Numerical and Experimental Investigations of an Elasto-Flexible Membrane Wing at a Reynolds Number of 280,000
AbstractThis work presents numerical and experimental investigations of an elasto-flexible membrane wing at a Reynolds number of 280,000. Such a concept has the capacity to adapt itself to the incoming flow offering a wider range of the flight envelope. This adaptation is clearly observed in the numerical study: the camber of the airfoil changes with the dynamic pressure and the angle of attack, which permits a smoother and delayed stall. The numerical results, obtained from Fluid Structure Interaction (FSI) simulations, also show that the laminar-turbulent transition influences the aerodynamic characteristics of the wing, as it directly affects the pressure distribution on the membrane and the geometry of the airfoil. Two different turbulence models were therefore tested. Furthermore, experimental investigations are considered in this paper to estimate the precision of the FSI simulations. It appears that the FSI study overestimates the lift coefficient, and the drag coefficient is undervalued, which can be explained by dynamic calibration of the model. Nevertheless, the velocity field obtained with the hot-wire anemometry system shows good agreement on the upper side of the model. The membrane deflection measurements also appear to be consistent with the expected geometry of the deformed airfoil from the FSI simulations. View Full-Text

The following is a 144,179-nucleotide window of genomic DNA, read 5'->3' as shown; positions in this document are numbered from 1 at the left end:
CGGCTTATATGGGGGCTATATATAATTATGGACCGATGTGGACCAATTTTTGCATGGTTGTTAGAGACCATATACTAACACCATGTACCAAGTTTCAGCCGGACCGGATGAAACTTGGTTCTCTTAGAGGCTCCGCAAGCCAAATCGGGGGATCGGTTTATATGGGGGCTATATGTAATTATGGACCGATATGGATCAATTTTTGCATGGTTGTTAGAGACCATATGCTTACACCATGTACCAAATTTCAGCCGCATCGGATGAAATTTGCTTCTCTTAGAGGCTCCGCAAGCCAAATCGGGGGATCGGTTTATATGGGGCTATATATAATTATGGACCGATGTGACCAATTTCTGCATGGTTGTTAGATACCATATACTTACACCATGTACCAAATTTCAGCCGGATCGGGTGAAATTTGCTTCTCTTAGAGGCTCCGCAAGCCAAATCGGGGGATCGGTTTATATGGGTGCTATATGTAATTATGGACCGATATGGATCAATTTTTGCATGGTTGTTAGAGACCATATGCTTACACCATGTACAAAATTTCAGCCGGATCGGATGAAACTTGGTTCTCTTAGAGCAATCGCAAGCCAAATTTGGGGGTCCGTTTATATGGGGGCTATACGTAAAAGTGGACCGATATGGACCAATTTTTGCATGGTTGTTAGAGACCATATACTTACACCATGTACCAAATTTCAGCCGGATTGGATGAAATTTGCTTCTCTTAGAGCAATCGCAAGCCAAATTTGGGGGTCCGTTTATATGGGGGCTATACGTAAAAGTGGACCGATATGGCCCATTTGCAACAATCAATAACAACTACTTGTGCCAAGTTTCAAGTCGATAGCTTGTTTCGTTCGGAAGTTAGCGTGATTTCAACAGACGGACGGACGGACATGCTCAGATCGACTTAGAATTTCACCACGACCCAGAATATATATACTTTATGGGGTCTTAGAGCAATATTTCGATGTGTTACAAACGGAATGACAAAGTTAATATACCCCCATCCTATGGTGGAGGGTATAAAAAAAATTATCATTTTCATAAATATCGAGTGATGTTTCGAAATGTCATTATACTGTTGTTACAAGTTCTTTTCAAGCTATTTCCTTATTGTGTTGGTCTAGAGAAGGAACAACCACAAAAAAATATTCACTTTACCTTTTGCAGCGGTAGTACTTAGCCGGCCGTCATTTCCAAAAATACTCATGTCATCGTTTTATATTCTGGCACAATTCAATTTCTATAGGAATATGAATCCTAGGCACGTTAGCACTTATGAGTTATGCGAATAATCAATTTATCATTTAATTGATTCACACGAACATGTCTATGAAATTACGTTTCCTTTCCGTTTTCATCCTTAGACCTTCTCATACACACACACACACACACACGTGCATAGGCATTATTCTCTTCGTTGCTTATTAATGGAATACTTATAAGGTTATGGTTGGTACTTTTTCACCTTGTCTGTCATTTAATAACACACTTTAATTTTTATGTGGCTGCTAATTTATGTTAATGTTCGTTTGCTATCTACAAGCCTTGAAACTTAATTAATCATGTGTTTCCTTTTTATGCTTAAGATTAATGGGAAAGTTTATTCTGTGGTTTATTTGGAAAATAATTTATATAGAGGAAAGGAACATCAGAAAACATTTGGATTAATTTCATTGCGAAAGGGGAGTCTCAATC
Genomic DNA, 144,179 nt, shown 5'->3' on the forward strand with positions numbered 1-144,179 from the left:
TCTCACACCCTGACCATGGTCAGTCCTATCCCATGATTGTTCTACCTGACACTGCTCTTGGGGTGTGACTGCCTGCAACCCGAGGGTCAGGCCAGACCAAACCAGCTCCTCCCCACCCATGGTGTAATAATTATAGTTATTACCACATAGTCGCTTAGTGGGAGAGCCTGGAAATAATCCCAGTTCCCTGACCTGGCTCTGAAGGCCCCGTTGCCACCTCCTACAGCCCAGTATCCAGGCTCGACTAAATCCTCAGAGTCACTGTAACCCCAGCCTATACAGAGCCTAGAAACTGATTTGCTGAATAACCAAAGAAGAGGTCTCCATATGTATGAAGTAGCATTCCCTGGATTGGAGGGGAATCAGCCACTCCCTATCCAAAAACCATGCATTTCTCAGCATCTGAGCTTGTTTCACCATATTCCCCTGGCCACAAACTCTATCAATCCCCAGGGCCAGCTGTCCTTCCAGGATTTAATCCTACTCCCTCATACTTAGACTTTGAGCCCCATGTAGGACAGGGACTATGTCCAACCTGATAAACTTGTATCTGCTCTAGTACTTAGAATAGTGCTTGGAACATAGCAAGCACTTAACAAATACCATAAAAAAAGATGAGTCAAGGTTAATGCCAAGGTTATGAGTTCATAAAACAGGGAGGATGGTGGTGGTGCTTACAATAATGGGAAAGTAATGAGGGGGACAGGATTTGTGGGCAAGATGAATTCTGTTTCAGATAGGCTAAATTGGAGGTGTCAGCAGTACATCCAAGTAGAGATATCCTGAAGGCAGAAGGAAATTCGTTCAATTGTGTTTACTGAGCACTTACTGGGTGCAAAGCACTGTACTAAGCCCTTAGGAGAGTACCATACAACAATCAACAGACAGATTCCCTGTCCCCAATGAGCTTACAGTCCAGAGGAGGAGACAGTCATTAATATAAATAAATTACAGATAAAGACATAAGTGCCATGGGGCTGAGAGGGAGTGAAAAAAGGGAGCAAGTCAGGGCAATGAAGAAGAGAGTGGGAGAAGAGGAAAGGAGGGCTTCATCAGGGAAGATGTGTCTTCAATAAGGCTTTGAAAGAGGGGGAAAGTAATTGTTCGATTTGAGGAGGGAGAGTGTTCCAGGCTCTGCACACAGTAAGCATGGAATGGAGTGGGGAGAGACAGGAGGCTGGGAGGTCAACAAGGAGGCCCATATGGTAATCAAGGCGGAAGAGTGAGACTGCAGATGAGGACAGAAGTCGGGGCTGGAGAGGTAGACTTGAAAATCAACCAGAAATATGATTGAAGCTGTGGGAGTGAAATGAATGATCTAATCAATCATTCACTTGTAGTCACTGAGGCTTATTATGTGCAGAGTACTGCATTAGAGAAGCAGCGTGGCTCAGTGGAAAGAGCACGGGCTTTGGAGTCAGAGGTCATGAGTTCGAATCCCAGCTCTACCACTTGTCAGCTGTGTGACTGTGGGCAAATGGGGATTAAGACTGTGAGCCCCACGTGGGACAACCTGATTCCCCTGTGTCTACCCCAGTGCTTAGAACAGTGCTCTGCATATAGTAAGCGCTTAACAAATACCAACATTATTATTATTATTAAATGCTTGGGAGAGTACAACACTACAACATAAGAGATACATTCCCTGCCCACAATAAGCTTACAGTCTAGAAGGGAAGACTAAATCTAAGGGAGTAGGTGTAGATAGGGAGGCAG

Share & Cite This Article
Piquee, J.; Breitsamter, C. Numerical and Experimental Investigations of an Elasto-Flexible Membrane Wing at a Reynolds Number of 280,000. Aerospace 2017, 4, 39.
Piquee J, Breitsamter C. Numerical and Experimental Investigations of an Elasto-Flexible Membrane Wing at a Reynolds Number of 280,000. Aerospace. 2017; 4(3):39.Chicago/Turabian Style
Piquee, Julie; Breitsamter, Christian. 2017. "Numerical and Experimental Investigations of an Elasto-Flexible Membrane Wing at a Reynolds Number of 280,000." Aerospace 4, no. 3: 39.
Note that from the first issue of 2016, MDPI journals use article numbers instead of page numbers. See further details here.